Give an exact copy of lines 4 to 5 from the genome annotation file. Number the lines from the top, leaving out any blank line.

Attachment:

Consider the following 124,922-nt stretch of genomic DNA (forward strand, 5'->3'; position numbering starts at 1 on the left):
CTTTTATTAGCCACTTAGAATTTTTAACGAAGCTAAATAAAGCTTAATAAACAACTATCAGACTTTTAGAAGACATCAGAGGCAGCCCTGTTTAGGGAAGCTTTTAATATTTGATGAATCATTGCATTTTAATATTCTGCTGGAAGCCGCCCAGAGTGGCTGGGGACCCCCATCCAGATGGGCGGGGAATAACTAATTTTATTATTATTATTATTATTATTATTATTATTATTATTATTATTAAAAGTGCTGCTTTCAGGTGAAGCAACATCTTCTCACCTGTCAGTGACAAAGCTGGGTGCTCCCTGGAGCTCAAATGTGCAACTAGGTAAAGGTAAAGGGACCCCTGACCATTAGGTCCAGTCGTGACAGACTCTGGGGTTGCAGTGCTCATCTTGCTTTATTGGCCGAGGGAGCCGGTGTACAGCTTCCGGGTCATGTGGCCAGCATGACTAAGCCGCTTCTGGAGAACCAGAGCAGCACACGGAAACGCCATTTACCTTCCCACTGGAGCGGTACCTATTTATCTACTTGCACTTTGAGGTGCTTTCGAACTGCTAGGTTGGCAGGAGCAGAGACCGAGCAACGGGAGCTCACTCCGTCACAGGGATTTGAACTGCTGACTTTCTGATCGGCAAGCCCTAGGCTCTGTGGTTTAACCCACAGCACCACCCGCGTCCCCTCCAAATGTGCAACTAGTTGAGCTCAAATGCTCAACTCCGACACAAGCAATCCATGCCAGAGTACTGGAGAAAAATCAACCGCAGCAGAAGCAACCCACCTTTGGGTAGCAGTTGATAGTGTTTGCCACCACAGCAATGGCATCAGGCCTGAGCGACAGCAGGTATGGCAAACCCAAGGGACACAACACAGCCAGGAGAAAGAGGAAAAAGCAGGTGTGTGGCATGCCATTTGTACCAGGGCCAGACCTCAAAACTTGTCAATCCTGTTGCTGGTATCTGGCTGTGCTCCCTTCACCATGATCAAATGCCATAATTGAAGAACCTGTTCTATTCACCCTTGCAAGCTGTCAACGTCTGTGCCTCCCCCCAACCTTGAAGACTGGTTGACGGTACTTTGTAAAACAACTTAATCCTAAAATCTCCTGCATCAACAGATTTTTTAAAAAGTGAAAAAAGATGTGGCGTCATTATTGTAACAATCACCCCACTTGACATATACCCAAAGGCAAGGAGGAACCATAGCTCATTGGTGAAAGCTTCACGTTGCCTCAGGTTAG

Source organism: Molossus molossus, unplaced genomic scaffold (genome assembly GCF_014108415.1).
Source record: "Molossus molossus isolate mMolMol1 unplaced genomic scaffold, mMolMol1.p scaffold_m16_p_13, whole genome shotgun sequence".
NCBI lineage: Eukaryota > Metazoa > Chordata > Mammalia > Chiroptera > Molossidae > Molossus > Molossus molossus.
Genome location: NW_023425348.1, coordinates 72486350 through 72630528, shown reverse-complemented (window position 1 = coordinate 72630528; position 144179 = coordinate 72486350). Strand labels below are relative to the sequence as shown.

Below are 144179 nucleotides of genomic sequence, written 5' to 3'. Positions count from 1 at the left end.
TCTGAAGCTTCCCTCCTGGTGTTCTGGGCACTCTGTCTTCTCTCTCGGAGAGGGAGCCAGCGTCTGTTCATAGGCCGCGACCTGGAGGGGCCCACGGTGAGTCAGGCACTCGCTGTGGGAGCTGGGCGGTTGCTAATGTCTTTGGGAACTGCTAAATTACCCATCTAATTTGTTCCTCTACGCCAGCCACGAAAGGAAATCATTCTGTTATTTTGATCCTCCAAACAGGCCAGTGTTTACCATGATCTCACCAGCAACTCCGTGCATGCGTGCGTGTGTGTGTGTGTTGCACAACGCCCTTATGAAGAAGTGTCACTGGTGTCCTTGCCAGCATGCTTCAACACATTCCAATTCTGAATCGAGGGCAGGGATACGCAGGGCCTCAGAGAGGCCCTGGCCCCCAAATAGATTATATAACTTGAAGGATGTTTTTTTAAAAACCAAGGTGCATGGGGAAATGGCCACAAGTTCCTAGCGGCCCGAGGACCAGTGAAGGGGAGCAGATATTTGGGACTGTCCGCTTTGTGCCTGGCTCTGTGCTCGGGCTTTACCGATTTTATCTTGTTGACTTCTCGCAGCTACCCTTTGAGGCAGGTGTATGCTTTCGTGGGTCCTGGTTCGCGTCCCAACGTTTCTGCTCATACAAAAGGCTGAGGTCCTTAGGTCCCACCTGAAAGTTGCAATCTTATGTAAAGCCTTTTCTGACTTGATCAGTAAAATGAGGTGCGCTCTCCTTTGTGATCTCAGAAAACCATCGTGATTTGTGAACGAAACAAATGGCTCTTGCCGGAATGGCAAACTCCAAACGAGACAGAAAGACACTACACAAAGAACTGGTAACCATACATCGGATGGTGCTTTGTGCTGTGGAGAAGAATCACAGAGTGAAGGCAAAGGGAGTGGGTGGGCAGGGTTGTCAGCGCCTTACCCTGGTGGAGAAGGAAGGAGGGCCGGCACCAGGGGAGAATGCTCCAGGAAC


Source record: "Molossus molossus isolate mMolMol1 unplaced genomic scaffold, mMolMol1.p scaffold_m16_p_13, whole genome shotgun sequence".
NCBI lineage: Eukaryota > Metazoa > Chordata > Mammalia > Chiroptera > Molossidae > Molossus > Molossus molossus.